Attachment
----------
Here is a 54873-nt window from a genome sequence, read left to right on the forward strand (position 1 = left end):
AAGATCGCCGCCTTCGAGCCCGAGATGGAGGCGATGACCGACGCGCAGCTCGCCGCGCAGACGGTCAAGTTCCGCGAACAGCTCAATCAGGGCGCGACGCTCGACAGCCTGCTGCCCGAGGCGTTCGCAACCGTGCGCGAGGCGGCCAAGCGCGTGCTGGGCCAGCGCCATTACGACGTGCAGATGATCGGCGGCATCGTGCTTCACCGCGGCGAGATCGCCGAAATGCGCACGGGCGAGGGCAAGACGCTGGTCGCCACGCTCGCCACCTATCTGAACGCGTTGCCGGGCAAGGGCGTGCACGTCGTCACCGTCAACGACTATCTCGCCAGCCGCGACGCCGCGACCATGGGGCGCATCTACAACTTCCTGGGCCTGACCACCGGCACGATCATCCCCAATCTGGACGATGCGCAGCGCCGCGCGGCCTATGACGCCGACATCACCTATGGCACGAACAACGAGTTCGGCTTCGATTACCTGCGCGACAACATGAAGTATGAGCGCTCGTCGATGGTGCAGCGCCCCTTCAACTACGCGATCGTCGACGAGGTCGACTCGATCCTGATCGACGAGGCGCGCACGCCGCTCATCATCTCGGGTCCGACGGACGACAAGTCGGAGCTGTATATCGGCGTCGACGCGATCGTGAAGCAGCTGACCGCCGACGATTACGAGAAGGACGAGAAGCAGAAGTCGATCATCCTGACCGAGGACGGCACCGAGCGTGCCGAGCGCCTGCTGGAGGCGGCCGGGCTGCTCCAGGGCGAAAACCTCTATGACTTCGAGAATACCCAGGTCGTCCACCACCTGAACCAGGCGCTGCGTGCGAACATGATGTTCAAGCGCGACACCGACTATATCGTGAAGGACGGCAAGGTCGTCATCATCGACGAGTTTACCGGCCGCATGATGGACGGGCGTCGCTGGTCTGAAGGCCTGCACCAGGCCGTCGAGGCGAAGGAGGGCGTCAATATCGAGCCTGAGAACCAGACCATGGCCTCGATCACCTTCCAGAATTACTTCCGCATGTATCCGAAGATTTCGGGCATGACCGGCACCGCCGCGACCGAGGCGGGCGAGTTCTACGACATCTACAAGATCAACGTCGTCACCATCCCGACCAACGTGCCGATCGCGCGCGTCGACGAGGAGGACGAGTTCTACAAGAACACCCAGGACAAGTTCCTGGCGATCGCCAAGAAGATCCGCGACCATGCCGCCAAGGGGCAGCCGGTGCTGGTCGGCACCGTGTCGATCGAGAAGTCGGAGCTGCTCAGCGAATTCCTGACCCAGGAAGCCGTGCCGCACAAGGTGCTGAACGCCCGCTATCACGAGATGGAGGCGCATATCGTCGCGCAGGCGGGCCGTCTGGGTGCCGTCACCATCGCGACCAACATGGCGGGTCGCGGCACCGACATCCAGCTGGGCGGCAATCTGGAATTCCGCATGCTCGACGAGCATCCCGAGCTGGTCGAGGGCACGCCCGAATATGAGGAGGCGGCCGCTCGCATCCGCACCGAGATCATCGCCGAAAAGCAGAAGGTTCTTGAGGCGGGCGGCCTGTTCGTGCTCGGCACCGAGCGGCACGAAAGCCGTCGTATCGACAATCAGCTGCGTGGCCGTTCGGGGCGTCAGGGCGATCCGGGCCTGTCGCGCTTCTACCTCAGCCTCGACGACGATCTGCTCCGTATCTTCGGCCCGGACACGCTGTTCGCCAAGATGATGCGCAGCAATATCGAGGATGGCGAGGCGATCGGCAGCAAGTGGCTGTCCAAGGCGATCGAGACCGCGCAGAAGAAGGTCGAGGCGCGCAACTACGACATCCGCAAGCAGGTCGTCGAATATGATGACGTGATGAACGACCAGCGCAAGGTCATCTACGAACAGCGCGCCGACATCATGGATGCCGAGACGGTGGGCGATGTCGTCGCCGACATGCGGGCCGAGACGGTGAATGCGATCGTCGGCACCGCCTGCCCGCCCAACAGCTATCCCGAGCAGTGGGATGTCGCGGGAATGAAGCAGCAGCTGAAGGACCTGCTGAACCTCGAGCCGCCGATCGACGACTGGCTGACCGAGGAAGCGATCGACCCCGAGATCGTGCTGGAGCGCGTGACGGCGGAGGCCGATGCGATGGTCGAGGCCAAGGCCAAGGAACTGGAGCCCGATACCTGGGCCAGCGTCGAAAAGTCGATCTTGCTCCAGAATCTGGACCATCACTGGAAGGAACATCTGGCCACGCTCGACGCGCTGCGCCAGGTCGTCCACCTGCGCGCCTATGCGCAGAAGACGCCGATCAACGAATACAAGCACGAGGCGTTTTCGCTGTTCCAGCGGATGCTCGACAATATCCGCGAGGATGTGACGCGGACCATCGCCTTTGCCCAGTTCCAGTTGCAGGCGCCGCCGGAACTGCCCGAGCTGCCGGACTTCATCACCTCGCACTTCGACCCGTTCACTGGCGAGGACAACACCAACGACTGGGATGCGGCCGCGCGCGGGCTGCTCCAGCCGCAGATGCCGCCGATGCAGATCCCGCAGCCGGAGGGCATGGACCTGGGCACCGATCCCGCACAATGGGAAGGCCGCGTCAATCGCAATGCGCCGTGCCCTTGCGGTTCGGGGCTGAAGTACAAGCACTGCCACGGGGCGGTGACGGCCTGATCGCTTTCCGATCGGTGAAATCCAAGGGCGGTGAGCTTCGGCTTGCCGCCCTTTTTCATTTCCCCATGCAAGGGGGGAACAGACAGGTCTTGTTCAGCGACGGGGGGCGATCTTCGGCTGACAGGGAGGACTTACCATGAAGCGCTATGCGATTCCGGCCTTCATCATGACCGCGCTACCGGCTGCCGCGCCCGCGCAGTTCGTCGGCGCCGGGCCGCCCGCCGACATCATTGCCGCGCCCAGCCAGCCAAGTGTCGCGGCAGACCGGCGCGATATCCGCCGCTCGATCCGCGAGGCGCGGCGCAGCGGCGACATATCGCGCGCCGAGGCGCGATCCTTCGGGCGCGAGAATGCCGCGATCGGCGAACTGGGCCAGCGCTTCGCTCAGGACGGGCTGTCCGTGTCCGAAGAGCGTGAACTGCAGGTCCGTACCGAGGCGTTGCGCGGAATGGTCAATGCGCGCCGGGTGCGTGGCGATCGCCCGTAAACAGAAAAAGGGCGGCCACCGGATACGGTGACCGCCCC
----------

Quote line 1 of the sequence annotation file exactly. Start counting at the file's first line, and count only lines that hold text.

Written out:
Here is a 54873-nt window from a genome sequence, read left to right on the forward strand (position 1 = left end):